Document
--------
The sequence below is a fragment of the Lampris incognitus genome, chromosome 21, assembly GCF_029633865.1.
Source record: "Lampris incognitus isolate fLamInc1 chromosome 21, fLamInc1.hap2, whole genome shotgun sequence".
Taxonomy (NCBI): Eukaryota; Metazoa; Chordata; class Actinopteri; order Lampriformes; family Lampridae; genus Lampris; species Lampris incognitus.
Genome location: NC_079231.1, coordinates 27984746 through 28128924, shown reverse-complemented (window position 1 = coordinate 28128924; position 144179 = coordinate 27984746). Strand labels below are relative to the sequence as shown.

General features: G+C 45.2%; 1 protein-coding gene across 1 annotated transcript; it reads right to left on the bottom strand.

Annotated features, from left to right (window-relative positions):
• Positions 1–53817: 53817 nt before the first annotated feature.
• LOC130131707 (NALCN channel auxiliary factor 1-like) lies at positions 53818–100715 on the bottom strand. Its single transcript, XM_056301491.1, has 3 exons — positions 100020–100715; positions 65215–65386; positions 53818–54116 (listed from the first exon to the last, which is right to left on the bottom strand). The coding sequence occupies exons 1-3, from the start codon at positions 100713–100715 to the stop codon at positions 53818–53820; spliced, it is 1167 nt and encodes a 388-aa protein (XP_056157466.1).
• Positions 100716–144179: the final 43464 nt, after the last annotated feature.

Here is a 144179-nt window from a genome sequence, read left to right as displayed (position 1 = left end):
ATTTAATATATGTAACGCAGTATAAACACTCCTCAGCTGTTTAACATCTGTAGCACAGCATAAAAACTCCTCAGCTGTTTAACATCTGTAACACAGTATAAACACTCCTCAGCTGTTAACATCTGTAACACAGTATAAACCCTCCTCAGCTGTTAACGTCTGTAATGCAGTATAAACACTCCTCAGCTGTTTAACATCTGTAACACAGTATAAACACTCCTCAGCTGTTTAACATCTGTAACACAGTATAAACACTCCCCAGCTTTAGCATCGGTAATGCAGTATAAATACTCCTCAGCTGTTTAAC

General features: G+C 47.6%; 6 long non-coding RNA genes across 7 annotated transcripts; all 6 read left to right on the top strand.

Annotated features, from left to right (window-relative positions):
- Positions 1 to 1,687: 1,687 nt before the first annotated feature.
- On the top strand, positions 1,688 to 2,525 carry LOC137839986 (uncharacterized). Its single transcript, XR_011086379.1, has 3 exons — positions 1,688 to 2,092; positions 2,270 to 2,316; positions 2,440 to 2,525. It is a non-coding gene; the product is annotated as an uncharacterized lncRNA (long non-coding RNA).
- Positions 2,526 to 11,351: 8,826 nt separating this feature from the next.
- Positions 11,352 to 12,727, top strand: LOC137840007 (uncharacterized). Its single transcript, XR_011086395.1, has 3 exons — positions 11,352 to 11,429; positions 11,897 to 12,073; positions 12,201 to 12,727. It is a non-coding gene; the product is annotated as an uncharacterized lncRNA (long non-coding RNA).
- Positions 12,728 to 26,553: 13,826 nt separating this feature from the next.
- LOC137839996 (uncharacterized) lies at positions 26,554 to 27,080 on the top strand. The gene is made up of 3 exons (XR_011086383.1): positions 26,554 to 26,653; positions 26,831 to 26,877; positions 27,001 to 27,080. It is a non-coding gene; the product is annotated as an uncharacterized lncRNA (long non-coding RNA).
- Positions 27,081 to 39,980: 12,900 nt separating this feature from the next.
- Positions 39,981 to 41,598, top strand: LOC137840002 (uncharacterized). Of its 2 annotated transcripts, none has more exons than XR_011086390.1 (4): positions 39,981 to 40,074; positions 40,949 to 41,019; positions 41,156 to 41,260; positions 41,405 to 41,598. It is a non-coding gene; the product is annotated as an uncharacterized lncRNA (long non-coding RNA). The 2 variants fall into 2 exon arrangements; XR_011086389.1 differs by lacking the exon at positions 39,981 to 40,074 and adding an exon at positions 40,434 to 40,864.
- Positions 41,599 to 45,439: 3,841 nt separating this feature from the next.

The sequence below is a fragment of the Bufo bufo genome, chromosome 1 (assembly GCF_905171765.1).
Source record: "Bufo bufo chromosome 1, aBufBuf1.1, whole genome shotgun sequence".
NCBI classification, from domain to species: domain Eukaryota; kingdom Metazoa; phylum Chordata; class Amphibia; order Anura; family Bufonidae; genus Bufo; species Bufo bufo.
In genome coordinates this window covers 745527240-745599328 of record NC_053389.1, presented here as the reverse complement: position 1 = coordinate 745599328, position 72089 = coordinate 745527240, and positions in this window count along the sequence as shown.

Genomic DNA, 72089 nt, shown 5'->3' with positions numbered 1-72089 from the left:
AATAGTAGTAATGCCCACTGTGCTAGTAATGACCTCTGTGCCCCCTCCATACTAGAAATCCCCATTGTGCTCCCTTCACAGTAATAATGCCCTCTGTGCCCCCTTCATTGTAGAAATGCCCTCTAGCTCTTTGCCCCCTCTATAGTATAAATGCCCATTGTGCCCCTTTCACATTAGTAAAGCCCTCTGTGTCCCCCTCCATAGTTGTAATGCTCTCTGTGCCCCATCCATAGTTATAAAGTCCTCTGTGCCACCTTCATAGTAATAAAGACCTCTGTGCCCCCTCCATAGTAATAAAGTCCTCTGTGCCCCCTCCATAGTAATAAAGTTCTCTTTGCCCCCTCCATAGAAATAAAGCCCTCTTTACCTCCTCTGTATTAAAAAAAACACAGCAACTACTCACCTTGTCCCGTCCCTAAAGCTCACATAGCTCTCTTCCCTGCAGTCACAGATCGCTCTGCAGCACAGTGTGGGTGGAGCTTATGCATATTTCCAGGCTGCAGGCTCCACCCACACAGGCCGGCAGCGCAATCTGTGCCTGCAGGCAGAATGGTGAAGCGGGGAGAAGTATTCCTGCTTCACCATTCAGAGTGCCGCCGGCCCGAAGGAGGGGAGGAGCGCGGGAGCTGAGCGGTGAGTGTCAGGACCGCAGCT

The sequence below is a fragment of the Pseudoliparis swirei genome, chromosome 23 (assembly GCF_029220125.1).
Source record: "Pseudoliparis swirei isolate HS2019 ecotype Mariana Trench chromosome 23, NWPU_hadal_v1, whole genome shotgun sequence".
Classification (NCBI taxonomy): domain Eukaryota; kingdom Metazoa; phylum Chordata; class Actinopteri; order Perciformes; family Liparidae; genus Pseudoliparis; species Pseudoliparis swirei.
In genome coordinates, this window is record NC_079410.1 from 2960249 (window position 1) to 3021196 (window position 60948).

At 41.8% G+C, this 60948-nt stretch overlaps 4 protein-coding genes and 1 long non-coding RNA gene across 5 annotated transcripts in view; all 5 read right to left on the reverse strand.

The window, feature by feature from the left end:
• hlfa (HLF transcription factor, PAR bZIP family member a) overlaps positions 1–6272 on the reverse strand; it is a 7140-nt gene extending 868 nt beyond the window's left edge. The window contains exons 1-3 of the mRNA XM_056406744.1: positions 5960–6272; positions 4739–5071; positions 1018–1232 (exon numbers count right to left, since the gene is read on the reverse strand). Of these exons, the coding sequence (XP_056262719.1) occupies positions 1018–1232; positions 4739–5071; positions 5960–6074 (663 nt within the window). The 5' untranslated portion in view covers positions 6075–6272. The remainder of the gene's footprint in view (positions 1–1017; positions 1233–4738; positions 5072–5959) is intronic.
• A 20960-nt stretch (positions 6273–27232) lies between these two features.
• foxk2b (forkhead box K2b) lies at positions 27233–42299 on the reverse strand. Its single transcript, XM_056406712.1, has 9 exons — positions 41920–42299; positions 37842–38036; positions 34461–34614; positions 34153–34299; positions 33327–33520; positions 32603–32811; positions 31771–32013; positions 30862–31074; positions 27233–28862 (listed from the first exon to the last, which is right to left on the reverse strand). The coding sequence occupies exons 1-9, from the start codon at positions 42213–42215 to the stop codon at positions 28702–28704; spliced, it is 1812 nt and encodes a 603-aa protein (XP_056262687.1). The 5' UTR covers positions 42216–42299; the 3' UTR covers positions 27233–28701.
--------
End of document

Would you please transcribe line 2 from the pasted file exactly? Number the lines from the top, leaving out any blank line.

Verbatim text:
Source record: "Lampris incognitus isolate fLamInc1 chromosome 21, fLamInc1.hap2, whole genome shotgun sequence".